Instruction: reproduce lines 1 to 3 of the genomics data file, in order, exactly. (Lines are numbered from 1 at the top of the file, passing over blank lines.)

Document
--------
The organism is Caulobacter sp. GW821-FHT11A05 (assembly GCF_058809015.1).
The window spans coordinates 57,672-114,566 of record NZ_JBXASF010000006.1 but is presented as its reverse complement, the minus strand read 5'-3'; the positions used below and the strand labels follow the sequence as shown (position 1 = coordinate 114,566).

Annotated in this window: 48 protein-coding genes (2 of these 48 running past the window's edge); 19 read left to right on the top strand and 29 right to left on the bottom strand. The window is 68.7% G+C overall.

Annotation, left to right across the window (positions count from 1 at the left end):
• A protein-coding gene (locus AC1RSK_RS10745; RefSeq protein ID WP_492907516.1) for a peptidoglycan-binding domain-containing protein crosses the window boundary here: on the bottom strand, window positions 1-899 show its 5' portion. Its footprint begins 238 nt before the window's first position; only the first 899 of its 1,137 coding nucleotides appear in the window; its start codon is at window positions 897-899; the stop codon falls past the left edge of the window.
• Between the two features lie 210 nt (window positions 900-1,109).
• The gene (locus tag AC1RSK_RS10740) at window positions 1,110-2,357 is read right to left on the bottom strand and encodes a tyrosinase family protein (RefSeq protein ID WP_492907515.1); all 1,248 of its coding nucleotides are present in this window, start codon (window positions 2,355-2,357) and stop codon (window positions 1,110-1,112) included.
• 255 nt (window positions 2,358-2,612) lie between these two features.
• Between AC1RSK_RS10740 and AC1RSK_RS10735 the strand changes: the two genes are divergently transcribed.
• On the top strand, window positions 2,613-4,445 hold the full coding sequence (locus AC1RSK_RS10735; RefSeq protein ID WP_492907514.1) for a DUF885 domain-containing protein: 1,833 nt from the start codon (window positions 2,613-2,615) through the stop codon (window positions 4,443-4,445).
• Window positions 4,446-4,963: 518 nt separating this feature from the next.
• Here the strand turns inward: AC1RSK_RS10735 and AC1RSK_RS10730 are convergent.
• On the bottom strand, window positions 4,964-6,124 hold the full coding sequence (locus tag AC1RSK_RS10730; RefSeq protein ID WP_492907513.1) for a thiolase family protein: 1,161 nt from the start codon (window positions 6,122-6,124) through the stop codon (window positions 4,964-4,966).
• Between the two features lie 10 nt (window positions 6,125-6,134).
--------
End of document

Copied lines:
The organism is Caulobacter sp. GW821-FHT11A05 (assembly GCF_058809015.1).
The window spans coordinates 57,672-114,566 of record NZ_JBXASF010000006.1 but is presented as its reverse complement, the minus strand read 5'-3'; the positions used below and the strand labels follow the sequence as shown (position 1 = coordinate 114,566).

Annotated in this window: 48 protein-coding genes (2 of these 48 running past the window's edge); 19 read left to right on the top strand and 29 right to left on the bottom strand. The window is 68.7% G+C overall.